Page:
The ongoing civil war in Syria is having severe repercussions on the Lebanese economy. Lebanon's medium-term growth trajectory will settle well below pre-crisis levels due to a lack of investment in transportation and energy infrastructure.
Despite fears over the economy's gaping external asymmetries, a loyal depositor base in the domestic banking sector, combined with a massive arsenal of foreign exchange reserves, should help bolster underlying stability through what will turn out as a prolonged period of political volatility. This will minimize the potential for an unexpected devaluation of the pound in 2016.
A protracted leadership vacuum, elevated sectarian tensions fuelled by entanglement in the Syrian civil war, and the risk of conflict with Israel will all continue to present challenges to Lebanon's stability.
The sanctions imposed by the Gulf states on Lebanon since February 2016 will add to the woes confronting the country's tourism sector and wider economy. Barring a rapid resolution to the diplomatic crisis, we cannot rule out the imposition of further retaliatory measures by the Gulf - putting pressure on investment flows into Lebanon, project financing, and remittances.
The Lebanese economy will remain in the doldrums throughout 2016, as protracted regional instability and political paralysis at home continue to erode the country's competitiveness. While we forecast growth to inch up to 2.0% in real terms in 2016 from our estimate of 1.6% for 2015, this rate will remain too weak to make a tangible difference to Lebanese living standards.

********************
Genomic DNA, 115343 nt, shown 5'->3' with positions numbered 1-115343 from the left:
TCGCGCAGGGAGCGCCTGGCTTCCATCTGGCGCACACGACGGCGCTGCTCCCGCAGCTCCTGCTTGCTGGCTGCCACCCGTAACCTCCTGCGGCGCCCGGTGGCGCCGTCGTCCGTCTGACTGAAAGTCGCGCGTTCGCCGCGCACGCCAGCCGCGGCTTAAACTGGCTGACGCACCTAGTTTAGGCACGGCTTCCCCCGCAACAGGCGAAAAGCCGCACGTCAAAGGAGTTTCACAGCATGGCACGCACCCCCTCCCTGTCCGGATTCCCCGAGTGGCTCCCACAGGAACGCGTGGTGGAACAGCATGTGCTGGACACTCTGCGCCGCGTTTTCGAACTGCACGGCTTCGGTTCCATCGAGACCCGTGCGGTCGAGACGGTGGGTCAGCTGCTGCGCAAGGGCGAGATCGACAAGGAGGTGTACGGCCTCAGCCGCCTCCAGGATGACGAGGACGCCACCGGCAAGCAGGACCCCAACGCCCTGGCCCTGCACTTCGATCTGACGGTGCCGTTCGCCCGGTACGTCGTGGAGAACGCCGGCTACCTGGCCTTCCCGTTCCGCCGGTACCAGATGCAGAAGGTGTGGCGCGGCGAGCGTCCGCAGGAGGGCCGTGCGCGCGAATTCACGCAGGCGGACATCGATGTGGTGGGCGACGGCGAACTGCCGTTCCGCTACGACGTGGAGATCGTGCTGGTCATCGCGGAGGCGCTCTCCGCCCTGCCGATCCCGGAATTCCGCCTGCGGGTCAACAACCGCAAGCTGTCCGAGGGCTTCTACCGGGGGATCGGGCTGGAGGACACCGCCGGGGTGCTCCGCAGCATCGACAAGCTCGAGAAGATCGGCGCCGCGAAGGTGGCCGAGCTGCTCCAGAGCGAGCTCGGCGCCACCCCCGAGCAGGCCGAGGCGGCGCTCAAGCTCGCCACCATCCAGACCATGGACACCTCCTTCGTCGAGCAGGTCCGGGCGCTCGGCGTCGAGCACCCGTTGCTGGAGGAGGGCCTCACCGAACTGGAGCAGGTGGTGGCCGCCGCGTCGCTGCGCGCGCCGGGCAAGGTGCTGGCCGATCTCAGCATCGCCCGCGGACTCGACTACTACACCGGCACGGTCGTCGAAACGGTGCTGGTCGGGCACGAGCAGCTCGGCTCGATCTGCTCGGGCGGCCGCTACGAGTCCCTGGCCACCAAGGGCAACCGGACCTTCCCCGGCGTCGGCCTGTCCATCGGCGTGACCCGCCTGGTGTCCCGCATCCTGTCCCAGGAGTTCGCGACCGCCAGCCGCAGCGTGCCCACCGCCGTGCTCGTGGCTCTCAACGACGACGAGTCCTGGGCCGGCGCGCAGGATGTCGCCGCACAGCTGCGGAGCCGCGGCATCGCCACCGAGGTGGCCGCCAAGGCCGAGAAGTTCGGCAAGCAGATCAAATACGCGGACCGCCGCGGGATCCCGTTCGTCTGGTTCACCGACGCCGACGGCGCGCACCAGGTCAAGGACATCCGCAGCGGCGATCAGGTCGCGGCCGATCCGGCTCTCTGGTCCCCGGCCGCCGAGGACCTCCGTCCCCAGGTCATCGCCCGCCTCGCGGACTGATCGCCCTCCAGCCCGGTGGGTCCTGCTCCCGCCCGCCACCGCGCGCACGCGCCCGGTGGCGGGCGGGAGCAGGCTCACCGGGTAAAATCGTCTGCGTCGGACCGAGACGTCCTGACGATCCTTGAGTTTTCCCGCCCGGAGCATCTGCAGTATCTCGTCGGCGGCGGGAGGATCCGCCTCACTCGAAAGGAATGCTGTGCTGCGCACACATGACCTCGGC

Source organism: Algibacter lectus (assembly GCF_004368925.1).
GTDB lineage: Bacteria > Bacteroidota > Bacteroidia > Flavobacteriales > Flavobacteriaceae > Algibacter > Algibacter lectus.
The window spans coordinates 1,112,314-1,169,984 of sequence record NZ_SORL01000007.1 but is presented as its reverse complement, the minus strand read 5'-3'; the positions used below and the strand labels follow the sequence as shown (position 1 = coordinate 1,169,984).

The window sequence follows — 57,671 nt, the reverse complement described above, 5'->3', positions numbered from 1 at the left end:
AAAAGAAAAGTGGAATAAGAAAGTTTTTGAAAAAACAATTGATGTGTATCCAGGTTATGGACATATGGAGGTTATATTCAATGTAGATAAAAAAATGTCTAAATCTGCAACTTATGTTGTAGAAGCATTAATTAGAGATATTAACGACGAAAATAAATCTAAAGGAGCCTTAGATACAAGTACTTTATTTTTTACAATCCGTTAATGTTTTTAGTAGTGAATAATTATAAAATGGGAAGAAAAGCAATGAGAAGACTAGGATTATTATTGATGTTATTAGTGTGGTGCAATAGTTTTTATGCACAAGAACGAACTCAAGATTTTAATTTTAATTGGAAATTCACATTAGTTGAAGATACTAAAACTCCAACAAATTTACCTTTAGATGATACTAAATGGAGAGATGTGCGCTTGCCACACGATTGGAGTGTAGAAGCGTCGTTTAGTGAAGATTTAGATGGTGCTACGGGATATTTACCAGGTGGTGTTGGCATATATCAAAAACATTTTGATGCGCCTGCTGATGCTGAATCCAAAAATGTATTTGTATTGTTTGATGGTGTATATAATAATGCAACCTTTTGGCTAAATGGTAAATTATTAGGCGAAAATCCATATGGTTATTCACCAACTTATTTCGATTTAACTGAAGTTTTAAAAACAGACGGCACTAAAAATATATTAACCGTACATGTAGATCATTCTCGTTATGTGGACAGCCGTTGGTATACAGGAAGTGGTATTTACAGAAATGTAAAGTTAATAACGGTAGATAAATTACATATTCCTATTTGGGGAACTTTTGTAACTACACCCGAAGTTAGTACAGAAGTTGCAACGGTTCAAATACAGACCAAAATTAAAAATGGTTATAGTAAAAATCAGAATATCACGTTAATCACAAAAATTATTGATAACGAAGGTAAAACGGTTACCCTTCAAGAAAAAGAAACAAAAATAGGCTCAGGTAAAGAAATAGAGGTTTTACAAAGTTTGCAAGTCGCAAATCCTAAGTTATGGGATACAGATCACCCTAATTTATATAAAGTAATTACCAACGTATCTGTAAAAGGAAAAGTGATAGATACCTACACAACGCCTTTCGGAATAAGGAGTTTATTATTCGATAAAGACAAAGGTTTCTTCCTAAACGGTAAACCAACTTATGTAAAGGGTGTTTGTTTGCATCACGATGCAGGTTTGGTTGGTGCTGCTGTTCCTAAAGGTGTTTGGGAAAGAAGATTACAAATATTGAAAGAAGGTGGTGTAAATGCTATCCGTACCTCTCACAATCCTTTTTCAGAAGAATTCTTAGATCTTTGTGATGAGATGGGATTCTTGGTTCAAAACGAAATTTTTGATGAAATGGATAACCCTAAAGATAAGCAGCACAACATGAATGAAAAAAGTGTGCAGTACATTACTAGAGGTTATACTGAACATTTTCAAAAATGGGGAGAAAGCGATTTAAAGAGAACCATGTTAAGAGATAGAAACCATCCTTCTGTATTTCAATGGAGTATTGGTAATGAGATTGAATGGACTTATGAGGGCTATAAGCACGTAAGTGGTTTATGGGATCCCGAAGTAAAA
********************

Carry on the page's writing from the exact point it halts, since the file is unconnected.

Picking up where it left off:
The gradual normalisation of US monetary policy from the end of 2015 onward will lead to a sustained rise in Lebanon's debt -servicing costs. While the Lebanese government is some way off from a refinancing crisis, public investment will be squeezed even further and the country's fiscal outlook remains bleak.
Given Lebanon's reliance on foreign capital to finance domestic demand (as evidenced through its large current account shortfall), a marked deterioration in regional or global capital markets over the coming quarters could slow financial inflows, which would negatively impact growth.
As the civil war in Syria shows no signs of abating, tensions between Lebanese political blocs pro and against Syria's President Bashar al-Assad will remain a key source of instability.
Rising tensions between the Lebanese Shi'a militant organisation Hizbullah and Israel raise the potential for another major military conflict between the two sides over the coming quarters. Such a scenario would have substantial local and regional implications, reshaping the outlook of the Syrian civil war and presenting a risk to the success of the diplomatic detente between Iran and the P5+1 powers.
|e/f = BMI estimate/forecasts; Source: National Authorities, BMI|
|Real GDP growth, % y-o-y||2.0||1.6||2.0||3.0|
|Nominal GDP, USDbn||49.6||52.8||52.8||55.9|
|Consumer price inflation, % y-o-y, eop||-0.7||-3.4||2.3||2.8|
|Exchange rate LBP/USD, eop||1,512.00||1,508.10||1,507.50||1,507.50|
|Budget balance, % of GDP||-6.2||-7.3||-7.7||-7.7|
|Current account balance, % of GDP||-23.8||-20.6||-17.3||-16.4|
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